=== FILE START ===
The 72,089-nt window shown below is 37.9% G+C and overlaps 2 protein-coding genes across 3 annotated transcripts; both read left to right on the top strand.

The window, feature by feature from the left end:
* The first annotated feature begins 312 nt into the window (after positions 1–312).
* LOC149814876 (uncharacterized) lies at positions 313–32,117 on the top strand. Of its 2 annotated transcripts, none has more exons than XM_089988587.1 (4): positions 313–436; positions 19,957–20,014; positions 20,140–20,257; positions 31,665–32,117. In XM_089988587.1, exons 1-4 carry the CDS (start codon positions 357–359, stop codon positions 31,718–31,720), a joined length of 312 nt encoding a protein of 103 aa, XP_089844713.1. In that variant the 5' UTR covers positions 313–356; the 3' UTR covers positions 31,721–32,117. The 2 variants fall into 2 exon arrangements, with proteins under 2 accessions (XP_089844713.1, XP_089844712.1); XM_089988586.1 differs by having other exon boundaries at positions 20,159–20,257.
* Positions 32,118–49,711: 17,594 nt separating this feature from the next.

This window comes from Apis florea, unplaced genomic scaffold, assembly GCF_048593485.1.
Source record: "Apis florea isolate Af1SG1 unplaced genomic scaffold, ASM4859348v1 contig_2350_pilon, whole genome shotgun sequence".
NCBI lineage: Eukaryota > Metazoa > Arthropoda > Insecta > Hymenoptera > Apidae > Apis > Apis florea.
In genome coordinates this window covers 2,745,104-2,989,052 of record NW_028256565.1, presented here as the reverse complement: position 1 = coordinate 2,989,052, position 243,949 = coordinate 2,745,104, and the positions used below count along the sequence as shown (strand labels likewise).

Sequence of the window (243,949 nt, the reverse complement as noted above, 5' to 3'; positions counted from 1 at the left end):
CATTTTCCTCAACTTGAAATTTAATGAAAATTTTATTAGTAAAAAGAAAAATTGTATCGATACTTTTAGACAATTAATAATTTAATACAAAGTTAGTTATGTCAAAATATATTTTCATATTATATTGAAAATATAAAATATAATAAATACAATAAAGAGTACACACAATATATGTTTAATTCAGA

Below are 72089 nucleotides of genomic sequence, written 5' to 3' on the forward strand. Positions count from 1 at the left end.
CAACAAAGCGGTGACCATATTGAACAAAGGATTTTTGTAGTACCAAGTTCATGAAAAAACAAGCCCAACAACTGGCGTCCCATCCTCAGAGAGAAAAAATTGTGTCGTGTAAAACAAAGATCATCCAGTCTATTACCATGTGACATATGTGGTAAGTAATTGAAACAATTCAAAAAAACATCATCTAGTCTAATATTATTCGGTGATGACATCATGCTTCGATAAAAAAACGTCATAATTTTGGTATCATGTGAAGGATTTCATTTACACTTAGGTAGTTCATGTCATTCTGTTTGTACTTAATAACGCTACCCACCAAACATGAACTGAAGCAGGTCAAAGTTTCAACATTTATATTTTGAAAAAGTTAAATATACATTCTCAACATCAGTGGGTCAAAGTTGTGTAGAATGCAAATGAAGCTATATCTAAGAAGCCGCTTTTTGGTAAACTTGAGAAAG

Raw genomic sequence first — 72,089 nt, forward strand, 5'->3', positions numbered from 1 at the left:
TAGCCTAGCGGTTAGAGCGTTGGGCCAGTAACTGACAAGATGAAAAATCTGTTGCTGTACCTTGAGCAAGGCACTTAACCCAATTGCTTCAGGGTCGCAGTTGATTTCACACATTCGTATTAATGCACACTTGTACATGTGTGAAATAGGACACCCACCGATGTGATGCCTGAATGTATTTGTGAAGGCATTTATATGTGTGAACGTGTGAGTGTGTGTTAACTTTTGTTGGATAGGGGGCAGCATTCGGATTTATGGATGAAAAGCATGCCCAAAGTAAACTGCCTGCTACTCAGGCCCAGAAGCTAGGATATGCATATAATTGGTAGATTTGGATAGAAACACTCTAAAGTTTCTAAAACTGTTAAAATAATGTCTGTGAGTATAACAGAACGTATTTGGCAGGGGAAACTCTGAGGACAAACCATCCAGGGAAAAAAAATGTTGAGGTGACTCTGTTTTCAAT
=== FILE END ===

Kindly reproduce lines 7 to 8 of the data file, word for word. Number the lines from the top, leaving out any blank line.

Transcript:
Source record: "Apis florea isolate Af1SG1 unplaced genomic scaffold, ASM4859348v1 contig_2350_pilon, whole genome shotgun sequence".
NCBI lineage: Eukaryota > Metazoa > Arthropoda > Insecta > Hymenoptera > Apidae > Apis > Apis florea.